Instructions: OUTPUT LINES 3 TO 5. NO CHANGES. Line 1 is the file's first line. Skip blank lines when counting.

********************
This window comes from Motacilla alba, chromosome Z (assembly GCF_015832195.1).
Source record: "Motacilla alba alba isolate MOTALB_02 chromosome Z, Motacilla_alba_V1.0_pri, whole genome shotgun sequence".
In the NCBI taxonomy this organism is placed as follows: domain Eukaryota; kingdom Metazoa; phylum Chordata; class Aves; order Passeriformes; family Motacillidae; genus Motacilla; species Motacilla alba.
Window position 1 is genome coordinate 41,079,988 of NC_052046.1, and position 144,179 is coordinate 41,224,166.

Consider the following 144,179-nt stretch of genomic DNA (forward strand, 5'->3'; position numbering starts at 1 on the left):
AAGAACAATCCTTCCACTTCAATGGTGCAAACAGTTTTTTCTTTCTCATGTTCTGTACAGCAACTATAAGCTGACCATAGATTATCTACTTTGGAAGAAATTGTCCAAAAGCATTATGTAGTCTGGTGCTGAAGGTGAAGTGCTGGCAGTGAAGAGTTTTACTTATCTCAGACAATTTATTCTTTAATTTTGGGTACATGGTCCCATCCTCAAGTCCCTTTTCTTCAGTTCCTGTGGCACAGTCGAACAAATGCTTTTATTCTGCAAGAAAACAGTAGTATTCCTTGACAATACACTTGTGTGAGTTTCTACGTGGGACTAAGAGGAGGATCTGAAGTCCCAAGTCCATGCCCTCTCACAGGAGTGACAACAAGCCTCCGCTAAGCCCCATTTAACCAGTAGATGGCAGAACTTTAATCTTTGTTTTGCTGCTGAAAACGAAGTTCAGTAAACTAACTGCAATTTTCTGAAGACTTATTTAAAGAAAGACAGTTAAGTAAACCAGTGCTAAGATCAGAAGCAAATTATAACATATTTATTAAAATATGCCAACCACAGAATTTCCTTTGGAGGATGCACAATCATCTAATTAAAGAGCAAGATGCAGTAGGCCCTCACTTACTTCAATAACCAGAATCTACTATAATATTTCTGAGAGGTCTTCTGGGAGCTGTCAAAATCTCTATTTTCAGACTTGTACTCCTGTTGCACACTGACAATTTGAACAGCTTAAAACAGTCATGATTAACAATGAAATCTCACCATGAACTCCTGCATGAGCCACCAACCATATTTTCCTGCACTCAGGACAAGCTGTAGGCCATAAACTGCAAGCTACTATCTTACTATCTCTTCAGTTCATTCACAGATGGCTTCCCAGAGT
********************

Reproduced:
In the NCBI taxonomy this organism is placed as follows: domain Eukaryota; kingdom Metazoa; phylum Chordata; class Aves; order Passeriformes; family Motacillidae; genus Motacilla; species Motacilla alba.
Window position 1 is genome coordinate 41,079,988 of NC_052046.1, and position 144,179 is coordinate 41,224,166.

Consider the following 144,179-nt stretch of genomic DNA (forward strand, 5'->3'; position numbering starts at 1 on the left):